Adults aren’t maintaining a balance in our lives, how can we expect kids to figure it out?
The iPhone tells you how much time you’ve spent online each week, and the numbers are always a shock. It’s embarrassing to see how much time I’m wasting scrolling through nonsense. While I’m aware of what I’m doing, I choose to do it anyway. Being allowed to make poor decisions is part of being an adult.
But what are we modeling for our kids? When we are staring at a screen, but saying “yeah, ok” to them, we’re teaching them that they are not a priority, and we are not living in the moment. We don’t just stare out the car window anymore. We aren’t having deep thoughts or letting our minds wander. Why bother with that stuff when there’s YouTube videos to watch?
Two educational resources I’ve been using have thankfully addressed this issue. Common Sense has a lesson about finding balance online and offline. It lets the kids look at their day, and all the online and offline things they do and measure them against each other. It’s a powerful lesson. Another resource that’s tackling this issue is EVERFI. Their free module called Ignition empowers students to be safe and healthy online.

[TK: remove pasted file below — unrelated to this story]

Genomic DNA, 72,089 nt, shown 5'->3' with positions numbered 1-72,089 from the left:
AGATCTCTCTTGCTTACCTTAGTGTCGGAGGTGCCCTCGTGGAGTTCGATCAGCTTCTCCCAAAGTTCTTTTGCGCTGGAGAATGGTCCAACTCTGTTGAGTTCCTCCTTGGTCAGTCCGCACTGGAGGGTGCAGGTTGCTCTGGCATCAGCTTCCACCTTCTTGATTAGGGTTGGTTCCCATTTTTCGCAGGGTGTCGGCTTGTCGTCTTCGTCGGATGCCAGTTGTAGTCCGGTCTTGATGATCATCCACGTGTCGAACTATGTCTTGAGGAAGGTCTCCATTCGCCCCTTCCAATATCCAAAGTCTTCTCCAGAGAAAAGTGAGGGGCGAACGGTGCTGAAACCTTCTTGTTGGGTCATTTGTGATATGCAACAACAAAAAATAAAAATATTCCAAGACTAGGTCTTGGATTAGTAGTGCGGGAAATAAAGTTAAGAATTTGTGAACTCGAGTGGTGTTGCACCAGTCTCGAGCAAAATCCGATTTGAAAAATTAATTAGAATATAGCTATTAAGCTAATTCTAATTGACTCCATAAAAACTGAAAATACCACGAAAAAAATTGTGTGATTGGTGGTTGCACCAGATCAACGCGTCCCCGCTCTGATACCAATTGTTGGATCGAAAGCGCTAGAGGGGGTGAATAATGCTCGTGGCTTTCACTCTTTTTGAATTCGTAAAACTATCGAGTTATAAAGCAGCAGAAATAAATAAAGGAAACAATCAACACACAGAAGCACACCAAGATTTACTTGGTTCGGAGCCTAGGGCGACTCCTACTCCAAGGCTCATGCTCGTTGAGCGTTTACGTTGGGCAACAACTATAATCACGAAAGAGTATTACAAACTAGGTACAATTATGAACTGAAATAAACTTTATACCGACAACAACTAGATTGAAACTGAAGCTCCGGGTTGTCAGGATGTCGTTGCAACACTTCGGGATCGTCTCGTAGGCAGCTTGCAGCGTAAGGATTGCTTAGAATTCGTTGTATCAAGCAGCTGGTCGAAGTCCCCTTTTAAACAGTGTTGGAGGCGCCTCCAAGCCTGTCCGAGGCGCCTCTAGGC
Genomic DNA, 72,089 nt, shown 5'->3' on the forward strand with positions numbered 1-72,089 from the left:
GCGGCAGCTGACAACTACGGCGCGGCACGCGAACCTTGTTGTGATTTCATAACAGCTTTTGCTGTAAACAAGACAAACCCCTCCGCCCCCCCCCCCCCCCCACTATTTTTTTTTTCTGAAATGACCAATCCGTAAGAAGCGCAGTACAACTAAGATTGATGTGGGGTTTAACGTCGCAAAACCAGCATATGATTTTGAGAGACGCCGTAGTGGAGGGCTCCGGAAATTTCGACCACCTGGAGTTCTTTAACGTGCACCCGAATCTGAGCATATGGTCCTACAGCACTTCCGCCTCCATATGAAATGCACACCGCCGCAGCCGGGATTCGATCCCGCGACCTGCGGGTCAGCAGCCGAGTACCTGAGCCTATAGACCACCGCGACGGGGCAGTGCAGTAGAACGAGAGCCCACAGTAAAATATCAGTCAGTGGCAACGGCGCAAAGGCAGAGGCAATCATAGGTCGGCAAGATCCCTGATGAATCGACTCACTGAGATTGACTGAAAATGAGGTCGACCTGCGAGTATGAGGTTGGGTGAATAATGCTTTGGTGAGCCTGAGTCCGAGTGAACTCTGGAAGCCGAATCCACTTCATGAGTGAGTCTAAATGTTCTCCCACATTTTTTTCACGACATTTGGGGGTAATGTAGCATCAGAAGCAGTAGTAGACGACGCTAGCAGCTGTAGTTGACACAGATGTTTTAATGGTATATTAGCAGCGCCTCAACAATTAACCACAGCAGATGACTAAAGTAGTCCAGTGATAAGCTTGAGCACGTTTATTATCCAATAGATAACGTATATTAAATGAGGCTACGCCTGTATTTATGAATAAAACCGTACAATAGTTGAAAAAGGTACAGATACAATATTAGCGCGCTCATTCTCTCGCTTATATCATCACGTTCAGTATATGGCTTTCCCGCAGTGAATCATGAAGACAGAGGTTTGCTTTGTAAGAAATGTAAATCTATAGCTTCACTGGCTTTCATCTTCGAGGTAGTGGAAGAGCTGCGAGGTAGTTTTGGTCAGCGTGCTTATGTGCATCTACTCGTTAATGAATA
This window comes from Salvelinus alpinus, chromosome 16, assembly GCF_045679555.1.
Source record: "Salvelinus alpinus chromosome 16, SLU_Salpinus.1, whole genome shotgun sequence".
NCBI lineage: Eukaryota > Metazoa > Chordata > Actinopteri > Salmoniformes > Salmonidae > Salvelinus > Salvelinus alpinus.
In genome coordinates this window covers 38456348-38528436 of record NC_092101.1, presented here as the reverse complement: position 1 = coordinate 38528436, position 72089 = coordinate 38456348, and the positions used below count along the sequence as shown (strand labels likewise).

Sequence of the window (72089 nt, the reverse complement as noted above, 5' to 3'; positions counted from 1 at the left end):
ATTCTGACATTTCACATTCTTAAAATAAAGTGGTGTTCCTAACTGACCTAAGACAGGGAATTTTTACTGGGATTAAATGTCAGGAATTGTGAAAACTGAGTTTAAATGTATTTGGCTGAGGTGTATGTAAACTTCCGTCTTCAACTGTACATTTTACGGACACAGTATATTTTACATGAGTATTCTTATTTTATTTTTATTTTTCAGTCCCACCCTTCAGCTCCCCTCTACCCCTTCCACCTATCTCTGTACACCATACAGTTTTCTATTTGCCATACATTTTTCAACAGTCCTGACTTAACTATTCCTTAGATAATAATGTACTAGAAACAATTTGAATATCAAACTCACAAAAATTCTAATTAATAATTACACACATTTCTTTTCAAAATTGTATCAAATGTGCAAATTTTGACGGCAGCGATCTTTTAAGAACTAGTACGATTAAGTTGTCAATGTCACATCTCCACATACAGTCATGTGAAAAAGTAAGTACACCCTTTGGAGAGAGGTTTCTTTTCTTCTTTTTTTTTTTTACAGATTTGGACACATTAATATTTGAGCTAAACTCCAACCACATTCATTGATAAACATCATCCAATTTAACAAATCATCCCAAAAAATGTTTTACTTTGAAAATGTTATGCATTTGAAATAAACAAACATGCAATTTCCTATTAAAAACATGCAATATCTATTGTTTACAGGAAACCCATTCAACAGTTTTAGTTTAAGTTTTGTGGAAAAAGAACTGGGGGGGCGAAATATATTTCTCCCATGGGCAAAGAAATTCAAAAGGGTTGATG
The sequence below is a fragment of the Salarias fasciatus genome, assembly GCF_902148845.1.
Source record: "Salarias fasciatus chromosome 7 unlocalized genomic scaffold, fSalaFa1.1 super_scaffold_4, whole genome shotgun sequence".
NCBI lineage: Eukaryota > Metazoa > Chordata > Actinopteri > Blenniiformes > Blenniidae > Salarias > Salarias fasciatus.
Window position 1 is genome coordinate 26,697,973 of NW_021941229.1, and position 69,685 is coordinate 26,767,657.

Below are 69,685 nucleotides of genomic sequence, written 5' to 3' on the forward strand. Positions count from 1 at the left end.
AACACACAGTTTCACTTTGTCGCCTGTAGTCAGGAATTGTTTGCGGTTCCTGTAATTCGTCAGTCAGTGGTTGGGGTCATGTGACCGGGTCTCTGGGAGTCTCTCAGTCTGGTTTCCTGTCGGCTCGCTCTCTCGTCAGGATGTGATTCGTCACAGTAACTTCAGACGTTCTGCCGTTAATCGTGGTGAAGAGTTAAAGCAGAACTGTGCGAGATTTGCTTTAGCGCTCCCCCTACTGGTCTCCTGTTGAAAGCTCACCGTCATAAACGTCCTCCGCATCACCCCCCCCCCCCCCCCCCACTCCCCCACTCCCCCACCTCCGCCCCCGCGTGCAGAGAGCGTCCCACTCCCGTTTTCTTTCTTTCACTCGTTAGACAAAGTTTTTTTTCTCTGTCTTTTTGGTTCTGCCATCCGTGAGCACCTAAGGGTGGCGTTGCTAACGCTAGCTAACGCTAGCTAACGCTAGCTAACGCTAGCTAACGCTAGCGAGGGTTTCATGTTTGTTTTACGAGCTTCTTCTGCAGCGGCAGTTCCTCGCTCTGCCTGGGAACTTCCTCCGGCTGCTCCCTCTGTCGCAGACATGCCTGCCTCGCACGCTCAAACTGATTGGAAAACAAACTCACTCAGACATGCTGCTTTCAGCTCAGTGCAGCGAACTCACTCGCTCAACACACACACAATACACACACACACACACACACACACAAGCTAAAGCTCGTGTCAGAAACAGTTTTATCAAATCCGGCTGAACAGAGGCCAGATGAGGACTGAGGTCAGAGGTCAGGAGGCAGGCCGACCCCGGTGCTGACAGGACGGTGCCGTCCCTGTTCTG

So practice what you preach. If you don’t want your kids online constantly, you shouldn’t be either. Help them see what other things they could be doing, like interacting with their friends in person. Nothing can replace the face-to-face communication skills they need to develop.
So I know you’re reading this online. Put your phone in you pocket and go talk to someone in person. It will do you both some good.